Artist translates tour of Toronto's 100 public libraries into adult colouring book
A sketch of the McGregor Park Library is shown. (Daniel Rotsztain)
Lauren La Rose, The Canadian Press
Published Wednesday, November 18, 2015 12:03PM EST
TORONTO -- In a city with no shortage of significant cultural landmarks, Daniel Rotsztain headed off the beaten track to explore Toronto. The CN Tower was not on the agenda.
Over the course of two months, he visited all 100 branches of the Toronto Public Library, the largest system of its kind in Canada. It's also billed as one of the busiest urban library systems in the world, with more than 18.5 million visitors and more than 32 million items borrowed each year.
Rotsztain took public transit or rode his bike to each location as part of the experience. And rather than simply perusing the shelves, he opted to document each library by drawing the exteriors.
"More than a photograph, there's more character in an illustration," said Rotsztain in an interview at the Wychwood branch in midtown Toronto, which was featured in the 2010 film "Scott Pilgrim vs. the World" starring Canadian Michael Cera ("Arrested Development").
Rotsztain's illustrations -- which also include sketches of two bookmobiles -- are featured in his new book "All the Libraries Toronto" (Dundurn Press).
Readers can also take creative liberties with the guide, which is billed as "yours to colour and explore," yet another entry into the ever-expanding catalogue of colouring books geared towards grownups.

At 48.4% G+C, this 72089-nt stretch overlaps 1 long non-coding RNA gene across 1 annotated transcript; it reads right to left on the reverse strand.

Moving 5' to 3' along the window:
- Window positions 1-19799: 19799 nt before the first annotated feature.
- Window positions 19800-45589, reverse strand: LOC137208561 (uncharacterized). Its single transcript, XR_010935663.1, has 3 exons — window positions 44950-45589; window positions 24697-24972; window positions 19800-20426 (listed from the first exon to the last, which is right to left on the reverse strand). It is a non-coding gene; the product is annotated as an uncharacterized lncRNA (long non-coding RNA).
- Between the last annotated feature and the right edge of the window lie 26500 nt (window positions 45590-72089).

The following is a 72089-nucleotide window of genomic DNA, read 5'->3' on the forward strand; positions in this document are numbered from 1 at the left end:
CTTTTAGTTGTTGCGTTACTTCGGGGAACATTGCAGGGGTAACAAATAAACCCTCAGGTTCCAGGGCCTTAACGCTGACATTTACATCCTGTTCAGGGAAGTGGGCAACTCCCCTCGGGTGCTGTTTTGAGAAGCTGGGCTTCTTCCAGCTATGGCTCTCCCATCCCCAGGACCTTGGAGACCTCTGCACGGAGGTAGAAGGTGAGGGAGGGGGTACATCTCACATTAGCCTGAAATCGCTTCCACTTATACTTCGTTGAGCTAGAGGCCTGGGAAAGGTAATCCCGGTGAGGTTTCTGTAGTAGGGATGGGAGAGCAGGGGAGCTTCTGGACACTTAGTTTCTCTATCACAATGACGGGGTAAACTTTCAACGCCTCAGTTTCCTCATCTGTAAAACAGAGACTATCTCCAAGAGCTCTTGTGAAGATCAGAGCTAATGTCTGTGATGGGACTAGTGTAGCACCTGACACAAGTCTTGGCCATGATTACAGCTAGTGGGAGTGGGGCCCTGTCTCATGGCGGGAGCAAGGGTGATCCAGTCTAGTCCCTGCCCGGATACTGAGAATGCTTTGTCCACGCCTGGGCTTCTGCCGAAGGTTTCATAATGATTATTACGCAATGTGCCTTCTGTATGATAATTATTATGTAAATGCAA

"Adult colouring books are really popular right now -- and I think for a good reason," said Rotsztain, who is an artist, writer and cartographer.
"Social media, the Internet, everyone is jammed with information all the time, and I think people are recognizing the meditative and mental health opportunities in colouring books. It's just this slow analogue process.
"I think everyone's creative, but not in the way that they want to paint their own painting. And I think there's a lot of creativity you can find in colouring books, whether you fill the lines with patterns or you don't colour them perfectly, or -- as some are wont to do -- draw outside the lines."
The book's black-and-white images are accompanied by notable nuggets about each branch, including key geographical details, historical facts and informative tidbits about the buildings and visitors who frequent them.
Among Rotsztain's favourite locations are the Runnymede branch in the west end -- described as "Ontario Gothic meets Harry Potter Hogwarts" -- and Malvern in the northeast, reminiscent of a "Swiss ski lodge -- all blond wood beams, high ceilings and bay windows."
Rotsztain said he was taken aback by how architecturally diverse each location is and how they serve as symbols of their neighbourhoods and communities. He was particularly struck by how many of the city's libraries were housed within malls.
"To me, that shows just how adaptable the library is as an idea. It can meet the people where they're at."
Rotsztain said he thinks the library is among "the most important spaces of the modern 21st century city."
"There's this architectural theory called the third place. It's not home, it's not work, it's a third place that you can meet people -- and I think the library has really filled that role.
"Also, the library's changing. It's less about being this quiet, hush-hush place of study.... They're becoming these gathering spaces, and they're being recognized as neutral and accessible places that people in the community can gather in."